Much money makes a country poor, for it sets a dearer price on every thing.—George Herbert, 1640
Businessmen believed that you could do anything by “financing” it. If it did not go through on the first financing, then the idea was to “refinance.” The process of “refinancing” was simply the game of sending good money after bad. In the majority of cases the need of refinancing arises from bad management, and the effect of refinancing is simply to pay the poor managers to keep up their bad management a little longer. It is merely a postponement of the day of judgment. This makeshift of refinancing is a device of speculative financiers. Their money is no good to them unless they can connect it up with a place where real work is being done, and that they cannot do unless, somehow, that place is poorly managed. Thus, the speculative financiers delude themselves that they are putting their money out to use. They are not; they are putting it out to waste.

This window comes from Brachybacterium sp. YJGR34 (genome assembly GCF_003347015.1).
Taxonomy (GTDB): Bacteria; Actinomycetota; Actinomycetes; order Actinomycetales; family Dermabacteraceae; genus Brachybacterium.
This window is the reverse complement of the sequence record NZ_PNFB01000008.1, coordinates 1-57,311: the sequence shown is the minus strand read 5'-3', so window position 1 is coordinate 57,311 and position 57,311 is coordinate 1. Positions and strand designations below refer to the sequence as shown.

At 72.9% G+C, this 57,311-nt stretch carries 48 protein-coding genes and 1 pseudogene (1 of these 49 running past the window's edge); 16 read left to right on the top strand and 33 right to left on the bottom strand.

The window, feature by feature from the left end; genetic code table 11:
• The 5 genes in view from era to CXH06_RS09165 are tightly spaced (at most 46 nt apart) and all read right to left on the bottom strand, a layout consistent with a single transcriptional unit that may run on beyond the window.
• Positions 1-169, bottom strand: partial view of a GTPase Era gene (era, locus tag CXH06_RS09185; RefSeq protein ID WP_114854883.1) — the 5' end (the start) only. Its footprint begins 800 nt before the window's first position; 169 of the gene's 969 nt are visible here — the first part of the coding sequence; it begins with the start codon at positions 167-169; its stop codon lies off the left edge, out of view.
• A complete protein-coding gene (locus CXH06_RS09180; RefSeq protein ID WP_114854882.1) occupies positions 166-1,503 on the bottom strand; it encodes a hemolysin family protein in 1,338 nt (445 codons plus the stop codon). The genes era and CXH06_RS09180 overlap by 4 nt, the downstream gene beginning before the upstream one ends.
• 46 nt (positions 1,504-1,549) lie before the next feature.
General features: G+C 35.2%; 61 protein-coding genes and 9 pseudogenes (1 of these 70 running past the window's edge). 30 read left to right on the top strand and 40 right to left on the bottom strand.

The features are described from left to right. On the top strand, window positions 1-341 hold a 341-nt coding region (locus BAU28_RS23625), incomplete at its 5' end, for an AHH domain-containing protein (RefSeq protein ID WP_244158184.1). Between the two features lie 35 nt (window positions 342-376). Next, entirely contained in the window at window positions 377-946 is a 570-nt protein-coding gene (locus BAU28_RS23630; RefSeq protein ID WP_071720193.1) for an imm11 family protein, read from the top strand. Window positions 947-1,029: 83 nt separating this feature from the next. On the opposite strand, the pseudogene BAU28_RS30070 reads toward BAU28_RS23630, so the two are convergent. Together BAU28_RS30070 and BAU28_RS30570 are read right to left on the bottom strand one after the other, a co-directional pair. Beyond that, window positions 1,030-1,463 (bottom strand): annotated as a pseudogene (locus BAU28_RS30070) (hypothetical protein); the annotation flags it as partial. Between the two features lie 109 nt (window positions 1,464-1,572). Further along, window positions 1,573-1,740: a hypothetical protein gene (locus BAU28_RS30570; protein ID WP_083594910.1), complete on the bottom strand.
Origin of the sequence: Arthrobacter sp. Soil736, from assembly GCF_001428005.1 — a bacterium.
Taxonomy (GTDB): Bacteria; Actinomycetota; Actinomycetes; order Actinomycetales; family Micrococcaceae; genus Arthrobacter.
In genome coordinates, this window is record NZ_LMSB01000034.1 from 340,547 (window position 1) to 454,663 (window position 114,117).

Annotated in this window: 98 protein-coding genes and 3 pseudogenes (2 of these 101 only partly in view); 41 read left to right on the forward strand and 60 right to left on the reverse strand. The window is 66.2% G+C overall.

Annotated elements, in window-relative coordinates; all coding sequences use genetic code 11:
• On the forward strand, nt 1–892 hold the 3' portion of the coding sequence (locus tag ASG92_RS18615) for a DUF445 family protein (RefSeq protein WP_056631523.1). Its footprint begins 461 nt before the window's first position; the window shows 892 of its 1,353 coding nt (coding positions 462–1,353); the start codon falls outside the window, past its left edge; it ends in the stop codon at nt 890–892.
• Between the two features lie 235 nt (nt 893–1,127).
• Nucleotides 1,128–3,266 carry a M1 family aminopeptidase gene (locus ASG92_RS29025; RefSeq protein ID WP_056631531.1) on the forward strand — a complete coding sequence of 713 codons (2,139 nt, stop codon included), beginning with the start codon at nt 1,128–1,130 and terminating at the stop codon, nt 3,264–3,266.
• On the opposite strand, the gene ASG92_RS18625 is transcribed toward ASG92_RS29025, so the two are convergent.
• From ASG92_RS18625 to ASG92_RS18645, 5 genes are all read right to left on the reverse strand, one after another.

I determined absolutely that never would I join a company in which finance came before the work or in which bankers or financiers had a part. And further that, if there were no way to get started in the kind of business that I thought could be managed in the interest of the public, then I simply would not get started at all. For my own short experience, together with what I saw going on around me, was quite enough proof that business as a mere money-making game was not worth giving much thought to and was distinctly no place for a man who wanted to accomplish anything. Also it did not seem to me to be the way to make money. I have yet to have it demonstrated that it is the way. For the only foundation of real business is service.
From My Life and Work. In Adolf Hitler’s office during the last years of World War II, a photograph of Henry Ford decorated the wall. The Führer admired the architect of the Model T for his invention of the assembly line and endorsed the anti-Semitic theory promulgated in Ford’s newspaper, the Dearborn Independent.